There have always been prescient pairings in motion pictures. From Laurel and Hardy to Abbott and Costello, the Thin Man and his wife and/or King Kong vs. Godzilla, twosomes tend to dominate the co-star conundrum. Extrapolate it out to three (as in Stooges) or four (as in Marx Brothers) and you still can find the value in numbers. When Hope and Crosby hit the various roads of their many movie adventures, it wasn’t the storyline that kept audiences in stitches. Instead, the setting was merely a mandatory backdrop for the clever cut ups to do what they do best. The same could be said for the current variation on the theme - the buddy movie. From mismatched cops to diametrically opposed lovers, the concept of putting contradictory individuals together to “see what happens” has long been a staple of the cinematic storehouse.
With the home video release of the interesting indie effort All Superheroes Must Die this week, it’s time to look back and really dig into and discuss the duo dynamic. As usual, some caveats. We have specifically avoided the well known efforts like Lethal Weapon, Midnight Run, anything featuring Bill and Ted, or any offering where an animal is a costar (we’re looking at you, K9 and Turner and Hooch). We’ve also expanded the definition a bit to allow for instances where more than one partner causes the problems. Finally, we’ve tried to steer clear of those instances where everything between the pair is sunshine, lollipops, and SOP rainbows. What’s fun about arguing over colleagues who get along? Hopefully, we’ve picked some unusual examples to make the topic a little more tolerable, though we couldn’t help ourselves with the pick at number ten here. It’s a real era-specific artifact…
Equally well known for its issues behind the lens as in front of it (director Andrei Konchalovsky was replaced toward the end of filming by Purple Rain helmer Albert Magnoli) this glorified ‘80s goof has its moments, specifically when costar Stallone sees how partner Russell is required to “drag” things out…if you catch our drift. Coming in at the tail end of Hollywood’s whole bombastic, over the top buddy action addiction, this otherwise puerile mess is memorable in its ridiculousness. It’s as if everyone involved looked over the genre and its excesses in the last few years and said, “We can top that.” And they sure as Hell tried.
Though its low budget leanings can be pretty obvious at times, this is an interesting addition to the whole comic book action movie dynamic. In essence, a super-villain kidnaps his do-gooder rivals, strips them of their power, and then forces them to fend for themselves (and a town full of hostages) in a series of deadly challenges. Along the way, such unknown champions as The Wall, Shadow, and Cutthroat discover who their friends really are, and what it takes to be a true hero. If you compare it to The Avengers or Christopher Nolan’s Batman reboot, you’re missing the point. This movie is more about what it takes to risk it all for humanity, and how that affects not only who you are, but how you relate to your fellow crime fighters as well.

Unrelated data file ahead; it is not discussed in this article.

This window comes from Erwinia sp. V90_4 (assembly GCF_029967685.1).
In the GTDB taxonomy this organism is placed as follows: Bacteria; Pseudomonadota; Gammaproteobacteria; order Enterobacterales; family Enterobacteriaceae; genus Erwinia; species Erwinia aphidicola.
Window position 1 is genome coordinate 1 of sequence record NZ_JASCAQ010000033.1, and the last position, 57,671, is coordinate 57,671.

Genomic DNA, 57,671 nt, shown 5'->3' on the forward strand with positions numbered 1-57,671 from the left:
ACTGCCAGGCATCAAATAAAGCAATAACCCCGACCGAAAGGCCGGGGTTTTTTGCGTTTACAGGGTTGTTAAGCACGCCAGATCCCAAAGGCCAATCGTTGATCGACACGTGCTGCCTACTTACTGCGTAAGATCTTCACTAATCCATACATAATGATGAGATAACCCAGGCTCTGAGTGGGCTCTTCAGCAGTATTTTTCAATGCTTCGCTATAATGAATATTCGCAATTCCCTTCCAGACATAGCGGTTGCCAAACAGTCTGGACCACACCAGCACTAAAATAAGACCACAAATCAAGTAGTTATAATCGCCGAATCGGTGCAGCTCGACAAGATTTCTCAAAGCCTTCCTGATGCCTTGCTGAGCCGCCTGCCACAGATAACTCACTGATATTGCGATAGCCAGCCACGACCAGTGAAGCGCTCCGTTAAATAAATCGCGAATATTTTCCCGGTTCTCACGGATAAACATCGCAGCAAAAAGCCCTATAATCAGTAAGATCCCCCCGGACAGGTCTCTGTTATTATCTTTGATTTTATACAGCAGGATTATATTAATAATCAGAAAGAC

Stoner dudes Jay and Silent Bob learn that their dope dealing comic alter egos - Bluntman and Chronic - are being turned into a major motion picture by Miramax. Hoping for a bit of movie studio cash, they head off on a cross country trip to try and stop production. Yeah - it’s a road movie, and because it’s being helmed by Kevin “Arrested Adolescent” Smith, it is overflowing with tenuous toilet humor. But as an example of why this View Askew pairing continues to be the best thing the indie icon ever invented, you can do much better. Even when they are fighting, Jay and Silent Bob are like an old married couple…just like Smith and co-star/friend Jason Mewes.
Now here’s an oddity - again, perhaps more famous that something surrounding the film than the weird-ass movie itself. Crispin Glover travels the desert with pyramid-scheme pirate Howard Hesseman, all because his mother wants him to make friends and won’t return his stereo until he does. Oh, and there’s a frozen cat involved in the journey as well. Well known for his eccentric behavior, Glover went on the Late Night with David Letterman show dressed as his character, and proceeded to make television history. His was the near head kick heard around the world. The film is flawed, but a great deal of direct indie fun.
Two high school kids, desperate and dateless, decide to crash a party with a promise of alcohol. All manner of Friends of Apatow hijinx ensue. Granted, you could argue that this pair becomes a trio with the introduction of instant classic character McLovin, but for the most part, this film centers around two fringe friends who can’t quite believe the “best years of their lives” are about to end. Sadly the success of this film sparked a return to the ridiculous nonsense of the wanton teen romp (Fun Size, Project X). On the plus side, the stars have all gone on to bigger, better, and in at least one case, Oscar nominated things.